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Safety issues stairing at me!

 

     I have done posts to my blog in the past about the stairs, and how as a component in the home, they are perhaps one of the most difficult things to get right.

     There is tread width, riser height, riser/tread ratios, consistency of riser height, nosings,  stair width, slope of treads and many other factors.

     Side barriers and hand railings are more things to take into account.

     On a recent new townhouse I found a hand rail that was not parallel to the run of stairs.  As in this next picture “A” and “B” should be equal. 

Stair handrailings

     In this case the railing at the top of the stairs, from a point at the stair nosing vertical to the handrail, measured over 41.” 

Handrailing too high

    At the bottom the height was 37.” 

Handrailing at the proper height

     This meant that “A” and “B” could not be equal.

Current regulations require the hand rail to be between 34” and 38” from the nosing vertical to the handrail.

     While this might not be considered a “major” safety issue----it is new construction----and thus should meet the requirements at the time of construction.

Charles Buell

 

 

 

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Comment balloon 26 commentsCharles Buell • February 21 2009 12:17PM

Comments

Sounds like a rushed job or someone that did not care to make it right.  Hammer in some nails here and so be it.

Posted by Angelia Garcia (Pure Realtors) over 9 years ago

That's pretty interesting, I didn't realize how much thought went into a set of stairs.  It shouldn't be that hard to make the hand rail parallel.

Posted by Brian Opperud (Hot Realty Leads) over 9 years ago

good thing there is a construction warranty on the townhome so that the buyers can get it fixed.  I like your approach that this is not a "deal killer" and can be corrected relatively easily.

Posted by Martin Kalisker, Professional Standards & Legal Assistant (Greater Boston Association of REALTORS) over 9 years ago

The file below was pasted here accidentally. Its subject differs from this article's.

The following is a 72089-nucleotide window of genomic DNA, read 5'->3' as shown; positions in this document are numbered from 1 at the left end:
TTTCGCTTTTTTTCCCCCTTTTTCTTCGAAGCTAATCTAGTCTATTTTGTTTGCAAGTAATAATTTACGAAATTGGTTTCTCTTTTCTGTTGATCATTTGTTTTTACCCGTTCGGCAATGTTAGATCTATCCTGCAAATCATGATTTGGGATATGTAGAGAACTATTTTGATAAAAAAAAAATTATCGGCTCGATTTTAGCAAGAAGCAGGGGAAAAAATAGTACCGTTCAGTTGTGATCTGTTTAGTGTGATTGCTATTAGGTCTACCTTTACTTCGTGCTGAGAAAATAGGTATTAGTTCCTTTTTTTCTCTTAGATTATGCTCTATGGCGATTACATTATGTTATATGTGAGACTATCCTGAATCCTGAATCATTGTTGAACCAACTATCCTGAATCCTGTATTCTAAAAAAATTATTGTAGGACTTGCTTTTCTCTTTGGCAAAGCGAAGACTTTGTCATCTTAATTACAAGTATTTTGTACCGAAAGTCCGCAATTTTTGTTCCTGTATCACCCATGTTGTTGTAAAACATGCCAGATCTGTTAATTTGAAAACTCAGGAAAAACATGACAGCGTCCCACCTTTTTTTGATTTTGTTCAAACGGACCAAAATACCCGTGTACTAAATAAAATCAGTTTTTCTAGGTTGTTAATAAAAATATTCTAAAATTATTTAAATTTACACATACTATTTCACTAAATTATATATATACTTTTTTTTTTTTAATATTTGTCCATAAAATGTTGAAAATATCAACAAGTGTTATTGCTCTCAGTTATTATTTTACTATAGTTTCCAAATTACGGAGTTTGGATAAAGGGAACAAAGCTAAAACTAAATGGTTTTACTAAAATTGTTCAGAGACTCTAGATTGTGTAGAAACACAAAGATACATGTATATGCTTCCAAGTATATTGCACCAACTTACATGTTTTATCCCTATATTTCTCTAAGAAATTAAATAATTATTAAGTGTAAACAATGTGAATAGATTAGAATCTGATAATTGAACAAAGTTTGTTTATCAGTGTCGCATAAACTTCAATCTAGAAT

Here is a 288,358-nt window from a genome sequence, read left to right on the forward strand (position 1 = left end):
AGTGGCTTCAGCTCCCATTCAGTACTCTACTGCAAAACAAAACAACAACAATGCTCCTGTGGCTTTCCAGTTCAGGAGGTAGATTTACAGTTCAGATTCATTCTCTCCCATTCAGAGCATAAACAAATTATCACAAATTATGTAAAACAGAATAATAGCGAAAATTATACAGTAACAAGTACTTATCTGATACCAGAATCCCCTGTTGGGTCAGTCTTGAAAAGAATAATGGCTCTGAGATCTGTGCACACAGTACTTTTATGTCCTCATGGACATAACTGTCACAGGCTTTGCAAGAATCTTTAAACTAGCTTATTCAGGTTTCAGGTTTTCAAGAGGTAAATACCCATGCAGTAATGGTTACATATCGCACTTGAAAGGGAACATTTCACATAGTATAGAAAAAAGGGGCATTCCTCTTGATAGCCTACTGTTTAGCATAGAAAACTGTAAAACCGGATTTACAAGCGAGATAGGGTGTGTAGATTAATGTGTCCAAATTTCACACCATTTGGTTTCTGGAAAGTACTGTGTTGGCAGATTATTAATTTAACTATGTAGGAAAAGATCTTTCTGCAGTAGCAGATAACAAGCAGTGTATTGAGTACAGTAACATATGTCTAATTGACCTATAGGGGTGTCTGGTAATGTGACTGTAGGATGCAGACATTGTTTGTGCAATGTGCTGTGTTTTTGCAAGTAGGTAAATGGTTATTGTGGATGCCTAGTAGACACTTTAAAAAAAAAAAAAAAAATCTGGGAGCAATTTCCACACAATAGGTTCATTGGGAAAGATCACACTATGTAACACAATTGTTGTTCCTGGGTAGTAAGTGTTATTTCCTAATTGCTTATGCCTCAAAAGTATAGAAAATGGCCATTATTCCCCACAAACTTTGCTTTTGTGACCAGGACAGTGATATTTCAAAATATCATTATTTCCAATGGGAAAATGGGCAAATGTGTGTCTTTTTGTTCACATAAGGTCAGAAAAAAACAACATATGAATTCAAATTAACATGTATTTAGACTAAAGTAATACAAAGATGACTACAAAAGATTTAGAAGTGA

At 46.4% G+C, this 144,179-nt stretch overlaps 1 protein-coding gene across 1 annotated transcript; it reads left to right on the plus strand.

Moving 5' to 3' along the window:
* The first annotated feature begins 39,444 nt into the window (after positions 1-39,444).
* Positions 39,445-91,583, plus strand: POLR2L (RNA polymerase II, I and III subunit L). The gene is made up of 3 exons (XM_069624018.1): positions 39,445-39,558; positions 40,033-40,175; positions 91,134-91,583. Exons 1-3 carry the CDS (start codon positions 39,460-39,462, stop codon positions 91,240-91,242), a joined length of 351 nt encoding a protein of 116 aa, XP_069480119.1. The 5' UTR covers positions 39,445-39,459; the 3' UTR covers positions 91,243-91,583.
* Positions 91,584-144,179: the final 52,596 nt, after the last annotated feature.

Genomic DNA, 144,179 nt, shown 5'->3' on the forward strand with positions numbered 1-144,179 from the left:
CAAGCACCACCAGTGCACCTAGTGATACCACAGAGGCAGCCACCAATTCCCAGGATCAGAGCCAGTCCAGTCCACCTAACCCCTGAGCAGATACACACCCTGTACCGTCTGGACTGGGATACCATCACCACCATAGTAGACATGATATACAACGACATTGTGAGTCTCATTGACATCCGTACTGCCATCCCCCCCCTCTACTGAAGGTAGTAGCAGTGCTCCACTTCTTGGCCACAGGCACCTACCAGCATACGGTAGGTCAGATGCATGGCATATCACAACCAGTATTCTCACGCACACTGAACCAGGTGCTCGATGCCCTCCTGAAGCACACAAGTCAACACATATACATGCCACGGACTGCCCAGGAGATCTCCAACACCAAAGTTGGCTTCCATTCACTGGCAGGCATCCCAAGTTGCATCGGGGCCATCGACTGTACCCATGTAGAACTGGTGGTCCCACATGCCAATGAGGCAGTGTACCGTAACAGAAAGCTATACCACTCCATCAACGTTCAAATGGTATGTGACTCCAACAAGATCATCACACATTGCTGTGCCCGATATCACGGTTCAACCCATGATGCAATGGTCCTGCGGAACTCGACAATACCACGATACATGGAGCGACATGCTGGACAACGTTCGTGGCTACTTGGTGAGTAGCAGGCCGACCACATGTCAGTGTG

Angelia, it is surprizing how often the railing and the run of stairs are not parallel.

Brian---not if you measure carefully.  A case of checking and re-checking.

Posted by Charles Buell, Seattle Home Inspector (Charles Buell Inspections Inc.) over 9 years ago

Martin, I think that any buyer that backed out because of an improperly installed handrail was really looking for a way out:)  Now I have seen some handrails that would be very costly to make right---but still shouldn't be a deal killer----especially as you say---when it is under warranty.

Posted by Charles Buell, Seattle Home Inspector (Charles Buell Inspections Inc.) over 9 years ago

I am drawn to your post about stairs today because I just fell down mine!  All is well, just a quick  spill.  I didnt' realize so much went into stairs...

Posted by Amanda Christiansen, Christiansen Group Realty (Christiansen Group Realty (260)704-0843) over 9 years ago

Jared, lots of serious accidents happen on stairs----one of the reasons it is so important for them to be installed properly and to current standards.  Upgrading older, unsafe stairs can be very expensive---but so is a broken neck.

Posted by Charles Buell, Seattle Home Inspector (Charles Buell Inspections Inc.) over 9 years ago

Charles, it is amazing how so much of life comes down to details, and how important they are. That's why Inspectors will always be around. Job security.

Posted by Gary Woltal, Assoc. Broker Realtor SFR Dallas Ft. Worth (Keller Williams Realty) over 9 years ago

Gary I think you are right----seems like there is no shortage of opportunities for job security.

Posted by Charles Buell, Seattle Home Inspector (Charles Buell Inspections Inc.) over 9 years ago

Well they didn't have a mark on the level for that stair slope so they got as close as they could.

Posted by Jack Gilleland (Home Inspection and Investor Services, Clayton) over 9 years ago

good eye wise guy.  cw

Posted by Cheryl Willis, MO Broker - Mt Vernon, Monett, Aurora, Barry & Law (RE/MAX Solutions- OZARK MISSOURI) over 9 years ago